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Monday, November 4, 2013

Jean-Guihen Queyras, BBC Symphony Orchestra and Jiri Belohlavek, Elgar: Cello Concerto Op. 85 , Tchaikovsky: Variations on a Rococo Theme Op. 33

The Puritans and then the Victorians tended to be suspicious of music. Anything that involved a public expression of feelings (especially for the Puritans and other fundamentalists, expressions of feelings outside the religious sphere) was not encouraged. Perhaps because of this for a time England produced no composers of lasting merit. Edward Elgar in the past has sometimes been labelled a stuffy Victorian. In reality he was the father of a new English Renaissance in musical composition, a liberator, the man who broke through from the waning Victorian world to produce a worthy body of music which on the whole was anything but stuffy.

And today we have a new recording of his Cello Concerto, op 85 (Harmonia Mundi 902148) along with Tchaikovsky's Variations on a Rococo Theme, op 33 and Dvorak's Klid (Silent Woods), op 68/5. Jean-Guihen Queyras is the center of the program, a cellist who seems very right for these works. Jirí Belohlávek ably conducts the BBC Symphony Orchestral with a flowing interpretation of the orchestral parts.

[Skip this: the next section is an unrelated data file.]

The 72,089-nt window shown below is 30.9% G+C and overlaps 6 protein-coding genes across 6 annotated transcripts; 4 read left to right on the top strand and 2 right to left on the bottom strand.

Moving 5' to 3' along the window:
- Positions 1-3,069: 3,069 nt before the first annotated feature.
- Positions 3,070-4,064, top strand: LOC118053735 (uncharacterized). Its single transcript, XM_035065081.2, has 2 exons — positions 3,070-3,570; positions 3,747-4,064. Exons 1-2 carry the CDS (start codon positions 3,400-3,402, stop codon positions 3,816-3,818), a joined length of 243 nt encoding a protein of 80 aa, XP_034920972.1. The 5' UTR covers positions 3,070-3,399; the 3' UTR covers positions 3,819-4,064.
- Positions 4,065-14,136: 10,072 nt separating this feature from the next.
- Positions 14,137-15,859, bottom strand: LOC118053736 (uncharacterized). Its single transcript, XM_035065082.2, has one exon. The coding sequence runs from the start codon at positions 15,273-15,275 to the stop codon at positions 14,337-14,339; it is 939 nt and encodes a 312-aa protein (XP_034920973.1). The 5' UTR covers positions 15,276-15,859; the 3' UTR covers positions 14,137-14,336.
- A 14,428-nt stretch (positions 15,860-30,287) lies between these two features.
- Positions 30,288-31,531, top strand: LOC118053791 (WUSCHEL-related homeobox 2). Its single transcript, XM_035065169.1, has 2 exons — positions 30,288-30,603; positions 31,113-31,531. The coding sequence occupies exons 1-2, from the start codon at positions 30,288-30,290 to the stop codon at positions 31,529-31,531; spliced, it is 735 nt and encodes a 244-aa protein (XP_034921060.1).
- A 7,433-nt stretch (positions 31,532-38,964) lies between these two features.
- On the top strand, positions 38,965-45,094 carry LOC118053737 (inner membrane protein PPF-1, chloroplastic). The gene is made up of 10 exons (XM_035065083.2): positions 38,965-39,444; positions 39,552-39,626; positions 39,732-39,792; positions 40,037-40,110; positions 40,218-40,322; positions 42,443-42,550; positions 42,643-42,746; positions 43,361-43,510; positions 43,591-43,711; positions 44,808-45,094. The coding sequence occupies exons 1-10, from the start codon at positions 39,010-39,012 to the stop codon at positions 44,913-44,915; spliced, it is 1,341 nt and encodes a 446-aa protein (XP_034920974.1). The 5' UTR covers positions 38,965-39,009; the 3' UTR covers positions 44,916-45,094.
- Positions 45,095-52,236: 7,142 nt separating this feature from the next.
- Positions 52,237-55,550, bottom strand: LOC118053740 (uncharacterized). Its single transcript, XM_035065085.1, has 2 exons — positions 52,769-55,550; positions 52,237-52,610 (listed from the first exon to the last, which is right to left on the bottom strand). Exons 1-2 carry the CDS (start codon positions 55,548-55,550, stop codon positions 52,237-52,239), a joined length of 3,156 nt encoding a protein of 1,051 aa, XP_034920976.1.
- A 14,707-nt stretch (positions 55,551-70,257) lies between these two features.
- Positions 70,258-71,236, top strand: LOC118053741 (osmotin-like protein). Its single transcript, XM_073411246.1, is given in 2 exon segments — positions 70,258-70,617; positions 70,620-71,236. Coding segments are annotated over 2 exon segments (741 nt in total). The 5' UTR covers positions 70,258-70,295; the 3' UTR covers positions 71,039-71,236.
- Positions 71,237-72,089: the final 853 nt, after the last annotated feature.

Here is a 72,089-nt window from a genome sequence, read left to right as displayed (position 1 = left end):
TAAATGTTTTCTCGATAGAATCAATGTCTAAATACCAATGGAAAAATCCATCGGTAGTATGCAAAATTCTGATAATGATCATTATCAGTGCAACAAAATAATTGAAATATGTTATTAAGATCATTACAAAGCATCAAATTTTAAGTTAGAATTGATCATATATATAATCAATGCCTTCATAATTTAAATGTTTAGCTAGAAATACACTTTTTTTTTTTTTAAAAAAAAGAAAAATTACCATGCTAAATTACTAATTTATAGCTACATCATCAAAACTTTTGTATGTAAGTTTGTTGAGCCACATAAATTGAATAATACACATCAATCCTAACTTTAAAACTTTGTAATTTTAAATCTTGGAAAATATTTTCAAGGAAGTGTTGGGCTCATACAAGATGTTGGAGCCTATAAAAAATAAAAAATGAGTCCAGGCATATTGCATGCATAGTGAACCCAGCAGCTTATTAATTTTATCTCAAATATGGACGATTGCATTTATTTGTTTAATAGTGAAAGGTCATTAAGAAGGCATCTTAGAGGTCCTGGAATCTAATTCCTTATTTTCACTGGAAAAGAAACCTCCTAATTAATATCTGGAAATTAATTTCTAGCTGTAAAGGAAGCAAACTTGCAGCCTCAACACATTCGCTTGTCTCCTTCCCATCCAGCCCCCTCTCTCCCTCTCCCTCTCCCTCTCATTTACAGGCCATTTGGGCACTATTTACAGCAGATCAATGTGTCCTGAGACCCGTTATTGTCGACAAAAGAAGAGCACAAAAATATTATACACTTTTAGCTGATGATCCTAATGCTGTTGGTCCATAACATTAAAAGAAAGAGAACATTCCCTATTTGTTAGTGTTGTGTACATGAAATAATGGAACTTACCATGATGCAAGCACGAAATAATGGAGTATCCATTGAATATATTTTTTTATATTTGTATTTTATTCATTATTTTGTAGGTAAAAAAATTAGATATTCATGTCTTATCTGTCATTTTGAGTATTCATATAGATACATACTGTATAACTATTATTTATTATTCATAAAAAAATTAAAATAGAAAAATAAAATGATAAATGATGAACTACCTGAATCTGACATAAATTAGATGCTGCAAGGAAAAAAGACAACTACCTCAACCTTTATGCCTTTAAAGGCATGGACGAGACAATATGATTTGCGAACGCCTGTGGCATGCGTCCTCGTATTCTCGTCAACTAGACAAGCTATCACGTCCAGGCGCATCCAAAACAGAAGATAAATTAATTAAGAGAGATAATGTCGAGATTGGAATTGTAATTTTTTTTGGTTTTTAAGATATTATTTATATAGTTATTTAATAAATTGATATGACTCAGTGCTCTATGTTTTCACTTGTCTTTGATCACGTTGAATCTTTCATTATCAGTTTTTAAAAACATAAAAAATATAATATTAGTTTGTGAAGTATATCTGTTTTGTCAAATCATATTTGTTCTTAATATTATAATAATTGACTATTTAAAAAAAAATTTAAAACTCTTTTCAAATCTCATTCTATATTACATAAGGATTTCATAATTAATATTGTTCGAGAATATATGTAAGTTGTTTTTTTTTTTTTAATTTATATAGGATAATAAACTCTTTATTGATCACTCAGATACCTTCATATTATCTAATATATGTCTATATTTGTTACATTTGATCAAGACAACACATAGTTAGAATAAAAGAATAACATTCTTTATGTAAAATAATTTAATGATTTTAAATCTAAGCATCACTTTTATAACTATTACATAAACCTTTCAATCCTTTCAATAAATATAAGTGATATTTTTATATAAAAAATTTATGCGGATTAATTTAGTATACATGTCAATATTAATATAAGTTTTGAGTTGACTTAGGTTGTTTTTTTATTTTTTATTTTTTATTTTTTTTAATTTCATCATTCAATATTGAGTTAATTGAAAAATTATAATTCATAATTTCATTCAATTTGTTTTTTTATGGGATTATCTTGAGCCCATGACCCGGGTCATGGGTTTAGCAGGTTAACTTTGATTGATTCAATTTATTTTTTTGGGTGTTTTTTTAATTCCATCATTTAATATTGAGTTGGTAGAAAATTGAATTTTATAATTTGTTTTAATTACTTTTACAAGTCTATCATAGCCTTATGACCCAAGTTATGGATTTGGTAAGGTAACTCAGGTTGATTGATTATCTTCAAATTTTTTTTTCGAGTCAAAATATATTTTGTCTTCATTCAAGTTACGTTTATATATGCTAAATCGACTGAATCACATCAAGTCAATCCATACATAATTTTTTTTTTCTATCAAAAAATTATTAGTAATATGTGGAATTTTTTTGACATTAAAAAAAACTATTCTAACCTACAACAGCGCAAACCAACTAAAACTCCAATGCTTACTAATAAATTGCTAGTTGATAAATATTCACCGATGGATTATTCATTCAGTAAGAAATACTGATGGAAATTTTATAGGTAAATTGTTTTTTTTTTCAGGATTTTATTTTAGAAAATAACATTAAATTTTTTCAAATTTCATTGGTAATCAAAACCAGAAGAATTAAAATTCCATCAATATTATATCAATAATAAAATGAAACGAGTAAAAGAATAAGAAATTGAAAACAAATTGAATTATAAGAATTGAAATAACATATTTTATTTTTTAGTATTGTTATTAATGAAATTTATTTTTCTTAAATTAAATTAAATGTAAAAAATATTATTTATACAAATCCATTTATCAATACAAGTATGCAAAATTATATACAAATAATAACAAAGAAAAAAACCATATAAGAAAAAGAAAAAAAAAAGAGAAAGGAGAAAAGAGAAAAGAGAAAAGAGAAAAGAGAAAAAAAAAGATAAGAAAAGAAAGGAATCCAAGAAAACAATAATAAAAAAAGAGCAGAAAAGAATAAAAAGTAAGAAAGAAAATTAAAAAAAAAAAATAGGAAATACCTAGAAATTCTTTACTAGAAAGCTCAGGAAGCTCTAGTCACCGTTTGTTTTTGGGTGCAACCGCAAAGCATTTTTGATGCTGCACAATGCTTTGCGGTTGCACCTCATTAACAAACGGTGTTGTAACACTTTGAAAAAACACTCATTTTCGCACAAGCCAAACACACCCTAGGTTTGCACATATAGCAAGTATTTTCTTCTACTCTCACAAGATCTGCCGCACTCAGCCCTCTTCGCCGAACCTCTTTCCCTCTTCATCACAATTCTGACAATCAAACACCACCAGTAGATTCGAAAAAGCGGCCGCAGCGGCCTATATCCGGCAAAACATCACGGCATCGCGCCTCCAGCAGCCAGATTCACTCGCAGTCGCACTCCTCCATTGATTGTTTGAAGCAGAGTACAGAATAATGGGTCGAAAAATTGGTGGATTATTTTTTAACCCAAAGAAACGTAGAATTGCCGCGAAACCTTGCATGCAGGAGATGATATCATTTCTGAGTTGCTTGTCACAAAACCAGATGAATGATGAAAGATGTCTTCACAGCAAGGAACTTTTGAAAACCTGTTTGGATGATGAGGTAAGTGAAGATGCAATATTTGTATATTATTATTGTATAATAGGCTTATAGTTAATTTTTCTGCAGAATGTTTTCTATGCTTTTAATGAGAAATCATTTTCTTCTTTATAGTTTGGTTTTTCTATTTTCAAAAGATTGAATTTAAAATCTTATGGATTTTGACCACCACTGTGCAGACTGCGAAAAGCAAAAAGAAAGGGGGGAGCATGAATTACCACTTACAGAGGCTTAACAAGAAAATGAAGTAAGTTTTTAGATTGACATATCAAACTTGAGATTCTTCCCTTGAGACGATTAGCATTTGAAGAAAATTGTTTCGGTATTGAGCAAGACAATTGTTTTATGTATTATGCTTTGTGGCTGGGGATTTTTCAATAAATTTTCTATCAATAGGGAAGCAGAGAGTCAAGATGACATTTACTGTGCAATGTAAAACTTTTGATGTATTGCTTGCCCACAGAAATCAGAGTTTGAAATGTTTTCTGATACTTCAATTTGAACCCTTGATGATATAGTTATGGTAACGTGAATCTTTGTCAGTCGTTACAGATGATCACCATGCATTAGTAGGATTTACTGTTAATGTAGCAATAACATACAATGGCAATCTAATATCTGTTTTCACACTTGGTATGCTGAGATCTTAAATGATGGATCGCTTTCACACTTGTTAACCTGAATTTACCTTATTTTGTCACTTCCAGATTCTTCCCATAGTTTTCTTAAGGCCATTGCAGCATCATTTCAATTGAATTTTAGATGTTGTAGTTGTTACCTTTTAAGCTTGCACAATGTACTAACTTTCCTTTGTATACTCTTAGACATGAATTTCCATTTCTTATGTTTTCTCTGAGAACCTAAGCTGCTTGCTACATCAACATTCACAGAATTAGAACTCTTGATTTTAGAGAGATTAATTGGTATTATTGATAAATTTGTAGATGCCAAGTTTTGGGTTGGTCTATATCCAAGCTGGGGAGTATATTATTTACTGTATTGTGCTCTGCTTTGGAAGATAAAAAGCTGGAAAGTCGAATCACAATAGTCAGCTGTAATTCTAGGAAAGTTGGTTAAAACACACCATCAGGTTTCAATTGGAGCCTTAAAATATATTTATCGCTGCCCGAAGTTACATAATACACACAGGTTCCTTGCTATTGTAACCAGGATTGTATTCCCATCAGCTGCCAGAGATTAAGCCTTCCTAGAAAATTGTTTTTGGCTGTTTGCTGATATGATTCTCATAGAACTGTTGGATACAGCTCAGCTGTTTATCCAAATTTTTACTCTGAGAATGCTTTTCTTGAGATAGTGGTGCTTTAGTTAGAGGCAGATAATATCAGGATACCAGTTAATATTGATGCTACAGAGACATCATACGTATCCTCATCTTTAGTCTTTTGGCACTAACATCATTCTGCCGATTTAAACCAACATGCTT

These are works of late romantic passion. But what do they have in common? The cellist sees "a fascinating mirror effect," on the works taken as a whole, with each composer "playing on contrasts to elucidate his intentions".

I find that response fascinating, though I must say it will take another listen with that in mind to understand how that works out in the scores. Be that as it may the three works together form a wonderful platform for Queyras the master cellist. They are each wonderfully expressive and he brings out the respective musical arcs of each work with a good deal of poise and artistry.

Both the Dvorak and Tchaikovsky act as counters to the psychological introspective-elegiac aspects of Elgar's work. They put the forward motion in the program; Elgar's work looks backward regretfully with a relish of remembrance. In purely musical terms it makes of the cello part the narrator of the nonverbal tale of an inexpressible loss, the orchestra a kind of Greek chorus that reacts in sympathetic ways.

It is surely one of Elgar's masterpieces. When coupled with the Dvorak and Tchaikovsky it is a very attractive, beautifully detailed set of performances that work together well. Queyras, Belohlávek and the BBC Symphony come through nicely with well-balanced, meticulous yet impassioned interpretations. Recommended.

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